If you’re seeking mystery and thrills then we’ve got a cracking selection of killer crime fiction for you. British detectives, fatal females; private eyes and serial killers; psychological page-turners and a spooky crime unit, from indie authors and bestselling big names. Here are the recent reads that we loved (and one we didn’t!)
ALTERED LIFE by Keith Dixon
Sam Dyke’s first outing is a belter, as we might say were we inhabiting the area of the UK where most of the action takes place. The author’s descriptions of the towns and countryside display his affection and knowledge of a fine part of the country.
Which has little to do with Sam Dyke or his first adventure in print. This is a PI story, set several years ago, and the reader needs to get their head around that, viewing from the modern connected age of instant internet. Keith Dixon has created a fine character: mostly calm, mostly focussed, mostly dispassionate … but only mostly. He’s offered a dull-sounding job and intends to turn it down, until the guy offering the job is murdered. And things gallop along from there, with plenty of colourful characters, car wrecks, romance and an engaging voyage of discovery — mostly about Sam, but also about the corporate world — until a traditionally bleak ending, high on a moor. Fine writing keeps the plot and the pace holding your attention, ready for the next revelation…
Recommended. Number Two comes next on my reading list.
Five Stars (FW)
CHILL OF FEAR by Kay Hooper
How has this series of 18 or 19 books stayed hidden from me for so long? It’s exactly up my street – a Special Crimes Unit of the FBI which is staffed by psychics, who investigate the oddest events across the USA. It deals with the matter of ‘enhanced senses’ in an entirely practical fashion – a matter of science to be discovered, not anything otherworldly.
The series is cleverly arranged in separate trilogies which focus on key characters from the SCU. I came in part-way through a trilogy with this book, but was so wrapped up in the scenario – a series of killings that span decades and directly affect one of the investigators – that it worked as a standalone. At times it veered a little bit too close to ‘romance’ and away from ‘thriller’, but the procedural aspects of the story were excellent. Enjoyable if fairly lightweight entertainment: I immediately bought three more in the series.
8/10 (RH) THE REDEMPTION OF CHARM by Frank Westworth
This is the fourth book I’ve read by FrankW. This is probably the best so far. Gory, sexy, at times it is hard to follow the action… And then it becomes clear, heart-stoppingly so. An exciting read, definitely one I will read again in a year or two. Highly recommended.
Five stars (AS)
SPIRAL INTO DARKNESS by Joseph Lewis
Great title. Great cover art. Very confused book. It comes over as a curiously explicit young-adult domestic drama tacked on to a plot about a seemingly random serial killer. Spends more time exploring the confused sexuality of teenage boys than it does investigating the series of murders. It’s a bit like an X-rated version of The Brady Bunch with a homicidal maniac for added interest.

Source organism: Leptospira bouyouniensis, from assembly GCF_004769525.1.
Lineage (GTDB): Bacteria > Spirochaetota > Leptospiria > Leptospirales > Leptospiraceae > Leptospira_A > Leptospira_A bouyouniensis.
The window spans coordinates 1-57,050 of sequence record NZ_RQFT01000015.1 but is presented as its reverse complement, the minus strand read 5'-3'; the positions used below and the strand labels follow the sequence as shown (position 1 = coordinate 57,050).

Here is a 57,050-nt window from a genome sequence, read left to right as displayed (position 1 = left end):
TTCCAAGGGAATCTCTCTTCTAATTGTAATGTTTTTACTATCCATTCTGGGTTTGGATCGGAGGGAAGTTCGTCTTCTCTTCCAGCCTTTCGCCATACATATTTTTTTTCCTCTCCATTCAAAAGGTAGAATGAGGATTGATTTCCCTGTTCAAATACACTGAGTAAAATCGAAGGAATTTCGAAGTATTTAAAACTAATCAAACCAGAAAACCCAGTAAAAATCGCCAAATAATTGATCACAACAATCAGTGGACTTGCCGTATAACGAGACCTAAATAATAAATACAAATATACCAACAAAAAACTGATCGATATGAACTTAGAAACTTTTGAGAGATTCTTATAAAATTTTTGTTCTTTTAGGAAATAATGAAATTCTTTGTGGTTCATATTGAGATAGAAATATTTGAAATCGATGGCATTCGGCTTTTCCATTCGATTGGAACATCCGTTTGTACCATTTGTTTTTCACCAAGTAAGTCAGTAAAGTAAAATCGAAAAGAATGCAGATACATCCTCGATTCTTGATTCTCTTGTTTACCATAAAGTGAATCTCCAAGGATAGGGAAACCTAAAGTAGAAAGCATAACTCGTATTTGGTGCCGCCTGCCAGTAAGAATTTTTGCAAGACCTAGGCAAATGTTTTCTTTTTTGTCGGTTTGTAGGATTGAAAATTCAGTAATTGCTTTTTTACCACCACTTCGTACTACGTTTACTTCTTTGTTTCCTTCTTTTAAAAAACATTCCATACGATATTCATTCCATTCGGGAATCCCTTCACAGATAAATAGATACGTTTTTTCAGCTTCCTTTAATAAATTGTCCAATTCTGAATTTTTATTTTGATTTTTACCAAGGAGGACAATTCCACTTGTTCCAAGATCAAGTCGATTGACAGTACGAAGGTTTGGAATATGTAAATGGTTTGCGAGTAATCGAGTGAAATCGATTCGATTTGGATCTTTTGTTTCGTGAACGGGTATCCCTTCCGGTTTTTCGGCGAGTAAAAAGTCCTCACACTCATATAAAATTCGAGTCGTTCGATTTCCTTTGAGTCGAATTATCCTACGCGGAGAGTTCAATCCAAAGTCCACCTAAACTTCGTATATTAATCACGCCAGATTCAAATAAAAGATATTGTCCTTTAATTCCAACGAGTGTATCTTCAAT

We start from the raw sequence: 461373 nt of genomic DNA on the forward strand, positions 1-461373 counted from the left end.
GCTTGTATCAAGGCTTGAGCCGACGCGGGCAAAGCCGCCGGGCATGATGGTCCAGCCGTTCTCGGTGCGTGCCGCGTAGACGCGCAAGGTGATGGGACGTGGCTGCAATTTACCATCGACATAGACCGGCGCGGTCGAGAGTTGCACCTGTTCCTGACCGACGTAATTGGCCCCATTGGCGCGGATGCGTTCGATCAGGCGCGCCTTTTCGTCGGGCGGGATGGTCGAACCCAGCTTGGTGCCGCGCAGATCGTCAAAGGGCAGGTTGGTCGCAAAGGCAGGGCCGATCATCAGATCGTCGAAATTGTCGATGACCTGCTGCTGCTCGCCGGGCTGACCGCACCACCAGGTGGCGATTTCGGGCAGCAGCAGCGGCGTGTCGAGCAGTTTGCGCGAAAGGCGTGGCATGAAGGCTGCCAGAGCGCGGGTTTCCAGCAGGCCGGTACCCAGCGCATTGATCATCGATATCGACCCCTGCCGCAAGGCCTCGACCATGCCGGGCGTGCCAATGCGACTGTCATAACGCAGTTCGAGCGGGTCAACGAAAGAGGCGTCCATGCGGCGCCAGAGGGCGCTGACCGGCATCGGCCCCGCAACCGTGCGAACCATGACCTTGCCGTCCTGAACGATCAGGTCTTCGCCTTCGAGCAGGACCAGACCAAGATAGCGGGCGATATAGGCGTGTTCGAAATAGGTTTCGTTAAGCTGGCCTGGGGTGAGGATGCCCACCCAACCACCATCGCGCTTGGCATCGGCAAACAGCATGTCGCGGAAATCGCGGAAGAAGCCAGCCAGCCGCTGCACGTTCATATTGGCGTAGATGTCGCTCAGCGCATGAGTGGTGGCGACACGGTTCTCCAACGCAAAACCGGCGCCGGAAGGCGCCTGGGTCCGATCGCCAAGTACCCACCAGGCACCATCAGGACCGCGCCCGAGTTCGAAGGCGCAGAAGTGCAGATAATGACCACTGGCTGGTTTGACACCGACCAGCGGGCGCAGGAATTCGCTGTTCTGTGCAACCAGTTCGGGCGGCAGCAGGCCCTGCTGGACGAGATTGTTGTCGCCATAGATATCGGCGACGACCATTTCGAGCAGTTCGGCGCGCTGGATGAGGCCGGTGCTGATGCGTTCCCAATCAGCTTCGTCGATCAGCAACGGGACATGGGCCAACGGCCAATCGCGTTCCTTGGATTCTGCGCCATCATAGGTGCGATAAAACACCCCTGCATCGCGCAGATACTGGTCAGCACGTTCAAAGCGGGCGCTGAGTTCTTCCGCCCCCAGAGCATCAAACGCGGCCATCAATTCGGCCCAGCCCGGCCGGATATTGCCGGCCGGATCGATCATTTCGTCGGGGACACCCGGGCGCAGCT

The plot is actually quite engaging, but it gets buried beneath a vast cast of characters and way too much adolescent angst. Might be more suitable for boys in their late teens than most other readers. It’s part of a series, but I wasn’t tempted to read the others.
THIS IS WHAT HAPPENED by Mick Herron
My word, this is very clever. A slim book which crams a taut, tightly-knitted tale into not many pages. Herron is famous for his Slow Horses spook stories and at first you think this is what you might be reading… but this is an entirely different, a genuine standalone story. Herron eschews his more grandiose form of stunt writing to craft a sinister, haunting mystery of exploitation and abuse. Just when you think you’ve see the whole of the picture, a new chapter reveals that you’ve only been viewing one aspect from an obscure angle, and nasty things are hiding in the shadows.
A masterclass in the teasing reveal – a genuinely suspenseful psychological thriller. I have a suspicion that Herron read a ‘domestic noir’ novel with an unreliable protagonist, figured he could do better and… knocked that ball right outta the park.
WHEN YOU RUN WITH WOLVES by Robert White
Every so often, I find myself sinking into a book and wondering two rare things: ‘how come I’ve not read this author before?’ and ‘how can I make the time to just read and read until it ends? Better yet, until I reach the end and discover that there’s a sequel?’ When You Run With Wolves is that rare event. And it is a truly outstanding read.
The plot is only a tiny part of the story. The true immersion comes when the reader slowly, scarily understands more of what’s going on. That in itself isn’t entirely unusual, what is unusual is my need to know How? and Why? and Where will it drag me next?
This is a dark book. very dark indeed in places. Self-preservation turns, slowly and inevitably, into self destruction — you’ll find yourself endless asking How will this guy get out of this? Because that’s how it works, right?
Wrong. The end is as dark as your imagination can stand. Great book. Entirely recommended. More please!
Five Stars (FW)